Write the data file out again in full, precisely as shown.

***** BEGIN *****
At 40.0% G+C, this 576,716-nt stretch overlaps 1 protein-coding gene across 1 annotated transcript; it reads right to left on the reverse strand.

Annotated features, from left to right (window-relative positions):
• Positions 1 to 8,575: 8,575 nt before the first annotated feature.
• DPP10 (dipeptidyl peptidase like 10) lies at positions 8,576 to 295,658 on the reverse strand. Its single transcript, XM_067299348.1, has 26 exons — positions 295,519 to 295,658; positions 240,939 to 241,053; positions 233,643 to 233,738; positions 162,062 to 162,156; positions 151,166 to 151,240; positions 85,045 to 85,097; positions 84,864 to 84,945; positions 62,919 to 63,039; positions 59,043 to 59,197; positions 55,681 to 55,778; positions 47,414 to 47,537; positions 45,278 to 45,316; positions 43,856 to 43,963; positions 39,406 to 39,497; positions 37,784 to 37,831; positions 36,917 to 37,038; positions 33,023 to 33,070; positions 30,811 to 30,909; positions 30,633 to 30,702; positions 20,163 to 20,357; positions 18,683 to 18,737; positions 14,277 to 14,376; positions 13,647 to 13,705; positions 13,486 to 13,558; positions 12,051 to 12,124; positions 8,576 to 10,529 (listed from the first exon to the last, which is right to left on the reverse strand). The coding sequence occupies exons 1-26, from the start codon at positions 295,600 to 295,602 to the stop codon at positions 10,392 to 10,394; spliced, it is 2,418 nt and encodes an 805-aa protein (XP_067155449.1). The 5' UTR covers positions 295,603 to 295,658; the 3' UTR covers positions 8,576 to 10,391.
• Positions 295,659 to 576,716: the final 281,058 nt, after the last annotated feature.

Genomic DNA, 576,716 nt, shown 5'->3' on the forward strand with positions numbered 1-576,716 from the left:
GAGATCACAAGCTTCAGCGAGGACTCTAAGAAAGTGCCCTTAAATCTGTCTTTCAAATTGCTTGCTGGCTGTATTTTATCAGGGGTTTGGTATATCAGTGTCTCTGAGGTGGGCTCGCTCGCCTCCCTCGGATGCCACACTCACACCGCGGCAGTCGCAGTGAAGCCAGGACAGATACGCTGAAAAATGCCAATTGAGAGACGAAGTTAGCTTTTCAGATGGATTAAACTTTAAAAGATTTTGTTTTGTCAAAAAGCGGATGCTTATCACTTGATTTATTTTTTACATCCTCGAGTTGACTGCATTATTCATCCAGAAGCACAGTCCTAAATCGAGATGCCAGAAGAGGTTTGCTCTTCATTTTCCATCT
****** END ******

At 40.0% G+C, this 576,716-nt stretch overlaps 1 protein-coding gene across 1 annotated transcript; it reads right to left on the reverse strand.

Annotated features, from left to right (window-relative positions):
• Positions 1 to 8,575: 8,575 nt before the first annotated feature.
• DPP10 (dipeptidyl peptidase like 10) lies at positions 8,576 to 295,658 on the reverse strand. Its single transcript, XM_067299348.1, has 26 exons — positions 295,519 to 295,658; positions 240,939 to 241,053; positions 233,643 to 233,738; positions 162,062 to 162,156; positions 151,166 to 151,240; positions 85,045 to 85,097; positions 84,864 to 84,945; positions 62,919 to 63,039; positions 59,043 to 59,197; positions 55,681 to 55,778; positions 47,414 to 47,537; positions 45,278 to 45,316; positions 43,856 to 43,963; positions 39,406 to 39,497; positions 37,784 to 37,831; positions 36,917 to 37,038; positions 33,023 to 33,070; positions 30,811 to 30,909; positions 30,633 to 30,702; positions 20,163 to 20,357; positions 18,683 to 18,737; positions 14,277 to 14,376; positions 13,647 to 13,705; positions 13,486 to 13,558; positions 12,051 to 12,124; positions 8,576 to 10,529 (listed from the first exon to the last, which is right to left on the reverse strand). The coding sequence occupies exons 1-26, from the start codon at positions 295,600 to 295,602 to the stop codon at positions 10,392 to 10,394; spliced, it is 2,418 nt and encodes an 805-aa protein (XP_067155449.1). The 5' UTR covers positions 295,603 to 295,658; the 3' UTR covers positions 8,576 to 10,391.
• Positions 295,659 to 576,716: the final 281,058 nt, after the last annotated feature.

Genomic DNA, 576,716 nt, shown 5'->3' on the forward strand with positions numbered 1-576,716 from the left:
GAGATCACAAGCTTCAGCGAGGACTCTAAGAAAGTGCCCTTAAATCTGTCTTTCAAATTGCTTGCTGGCTGTATTTTATCAGGGGTTTGGTATATCAGTGTCTCTGAGGTGGGCTCGCTCGCCTCCCTCGGATGCCACACTCACACCGCGGCAGTCGCAGTGAAGCCAGGACAGATACGCTGAAAAATGCCAATTGAGAGACGAAGTTAGCTTTTCAGATGGATTAAACTTTAAAAGATTTTGTTTTGTCAAAAAGCGGATGCTTATCACTTGATTTATTTTTTACATCCTCGAGTTGACTGCATTATTCATCCAGAAGCACAGTCCTAAATCGAGATGCCAGAAGAGGTTTGCTCTTCATTTTCCATCT